Our guest blogger is Peter Juul, a national security consultant at the Center for American Progress Action Fund.
At last night’s Democratic debate in Philadelphia, ABC News anchor Charles Gibson seemed confused as to who sets American policy in Iraq. On similar questions poseed to Senator Hillary Clinton and Senator Barack Obama, Gibson strongly implied that military commanders, not the president, should set American policy in Iraq. Both Clinton and Obama had to remind Gibson that the president sets strategy and policy, and that the military executes it.
But it shouldn’t be surprising that Gibson’s confused about who sets policy in Iraq – both President Bush and Senator John McCain apparently believe the buck stops with General David Petraeus, commander of American forces in Iraq, and not with the commander-in-chief.
In his April 10 speech on Iraq, President Bush portrayed himself as someone who merely accepts the recommendations of General Petraeus. Bush further abdicated his policy-making responsibility by stating Petraeus would “have all the time he needs.” As he made clear in an address to the nation seven months earlier, Bush views his role as one of supporting Petraeus, not acting as commander-in-chief.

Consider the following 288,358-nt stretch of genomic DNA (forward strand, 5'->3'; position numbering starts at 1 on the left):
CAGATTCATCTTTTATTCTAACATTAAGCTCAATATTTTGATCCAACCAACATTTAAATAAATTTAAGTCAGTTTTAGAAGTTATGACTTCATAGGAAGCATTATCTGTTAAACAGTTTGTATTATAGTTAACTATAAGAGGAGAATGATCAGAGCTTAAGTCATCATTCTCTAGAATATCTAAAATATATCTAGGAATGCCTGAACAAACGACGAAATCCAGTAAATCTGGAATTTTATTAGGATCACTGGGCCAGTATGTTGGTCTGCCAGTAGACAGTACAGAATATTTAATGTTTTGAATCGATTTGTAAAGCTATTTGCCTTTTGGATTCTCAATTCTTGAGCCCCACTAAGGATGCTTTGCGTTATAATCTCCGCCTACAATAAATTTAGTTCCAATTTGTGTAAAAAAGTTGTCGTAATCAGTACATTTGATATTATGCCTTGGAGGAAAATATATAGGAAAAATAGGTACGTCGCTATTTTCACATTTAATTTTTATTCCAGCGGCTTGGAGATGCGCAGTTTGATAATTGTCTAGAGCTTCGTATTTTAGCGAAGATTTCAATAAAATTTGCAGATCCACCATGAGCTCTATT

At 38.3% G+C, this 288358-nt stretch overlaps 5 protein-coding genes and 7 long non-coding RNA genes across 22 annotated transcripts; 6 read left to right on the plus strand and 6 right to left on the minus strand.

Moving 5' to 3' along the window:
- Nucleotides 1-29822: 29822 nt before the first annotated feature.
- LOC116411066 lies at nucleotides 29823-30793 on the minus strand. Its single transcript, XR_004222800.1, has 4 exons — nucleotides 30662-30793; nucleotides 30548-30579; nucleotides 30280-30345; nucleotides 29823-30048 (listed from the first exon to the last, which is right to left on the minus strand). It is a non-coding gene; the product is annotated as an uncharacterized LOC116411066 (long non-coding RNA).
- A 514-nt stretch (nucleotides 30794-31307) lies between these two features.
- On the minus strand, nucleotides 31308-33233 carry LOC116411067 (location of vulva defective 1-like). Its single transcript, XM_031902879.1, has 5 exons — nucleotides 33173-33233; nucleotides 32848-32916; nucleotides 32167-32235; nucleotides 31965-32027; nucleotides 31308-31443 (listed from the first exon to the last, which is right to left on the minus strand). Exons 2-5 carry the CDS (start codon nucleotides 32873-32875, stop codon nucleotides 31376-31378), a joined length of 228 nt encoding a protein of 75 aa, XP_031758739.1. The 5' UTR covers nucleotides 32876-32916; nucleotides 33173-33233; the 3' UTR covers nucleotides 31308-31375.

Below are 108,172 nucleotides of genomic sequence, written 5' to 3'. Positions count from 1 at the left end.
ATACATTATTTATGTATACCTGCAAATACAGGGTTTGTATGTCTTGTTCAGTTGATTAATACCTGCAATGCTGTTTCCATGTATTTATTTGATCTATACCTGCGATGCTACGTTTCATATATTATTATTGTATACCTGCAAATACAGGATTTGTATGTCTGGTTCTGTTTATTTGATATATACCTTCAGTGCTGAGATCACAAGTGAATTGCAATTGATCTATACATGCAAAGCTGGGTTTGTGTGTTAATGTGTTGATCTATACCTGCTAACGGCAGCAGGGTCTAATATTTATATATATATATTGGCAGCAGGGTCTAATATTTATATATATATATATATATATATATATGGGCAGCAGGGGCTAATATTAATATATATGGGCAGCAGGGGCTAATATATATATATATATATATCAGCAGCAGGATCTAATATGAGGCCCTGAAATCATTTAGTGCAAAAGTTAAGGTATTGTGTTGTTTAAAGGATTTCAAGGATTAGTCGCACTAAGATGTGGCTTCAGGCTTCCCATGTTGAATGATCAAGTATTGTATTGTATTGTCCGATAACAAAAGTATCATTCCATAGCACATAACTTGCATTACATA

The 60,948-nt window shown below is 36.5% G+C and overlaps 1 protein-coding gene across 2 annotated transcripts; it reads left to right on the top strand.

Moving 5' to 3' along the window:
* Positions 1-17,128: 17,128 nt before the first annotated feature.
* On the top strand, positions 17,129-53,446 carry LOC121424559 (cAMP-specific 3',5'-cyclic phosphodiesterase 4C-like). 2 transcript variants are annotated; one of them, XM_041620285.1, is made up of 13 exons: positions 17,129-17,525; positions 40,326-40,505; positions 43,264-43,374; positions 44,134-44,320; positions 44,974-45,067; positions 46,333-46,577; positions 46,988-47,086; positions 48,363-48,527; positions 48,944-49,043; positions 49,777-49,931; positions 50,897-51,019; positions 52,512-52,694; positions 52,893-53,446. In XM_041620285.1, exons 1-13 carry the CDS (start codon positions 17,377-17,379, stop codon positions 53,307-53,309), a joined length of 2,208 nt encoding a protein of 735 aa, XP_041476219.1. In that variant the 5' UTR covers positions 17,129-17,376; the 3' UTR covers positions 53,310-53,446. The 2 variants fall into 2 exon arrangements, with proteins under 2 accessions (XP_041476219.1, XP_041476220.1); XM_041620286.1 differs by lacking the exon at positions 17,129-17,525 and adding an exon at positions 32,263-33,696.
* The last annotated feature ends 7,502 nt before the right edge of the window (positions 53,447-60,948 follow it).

John McCain has made clear he would cede his authority as commander-in-chief to Petraeus. At the annual meeting of the Associated Press, McCain was asked if he would divert troops from Iraq to Afghanistan. His reply: “I would not do that unless General Petraeus said that the situation called for it.” McCain, who has touted his national security credentials on the campaign trail, has preemptively avoided the responsibility for making hard strategic choices about America’s broader national security strategy.
For his part, General Petraeus has not made such far-reaching claims for his own authority. He correctly noted in his Congressional testimony that questions of overall American strategy and policy are outside his bailiwick as commander of American forces in Iraq. As he told the Senate Armed Services Committee, “I’ve been sort of focused on another task.”
Both President Bush and Senator McCain have sought to hide their unpopular Iraq policy behind the four stars of General Petraeus. They have passed the buck on their real and potential responsibilities to set American strategy as commander-in-chief.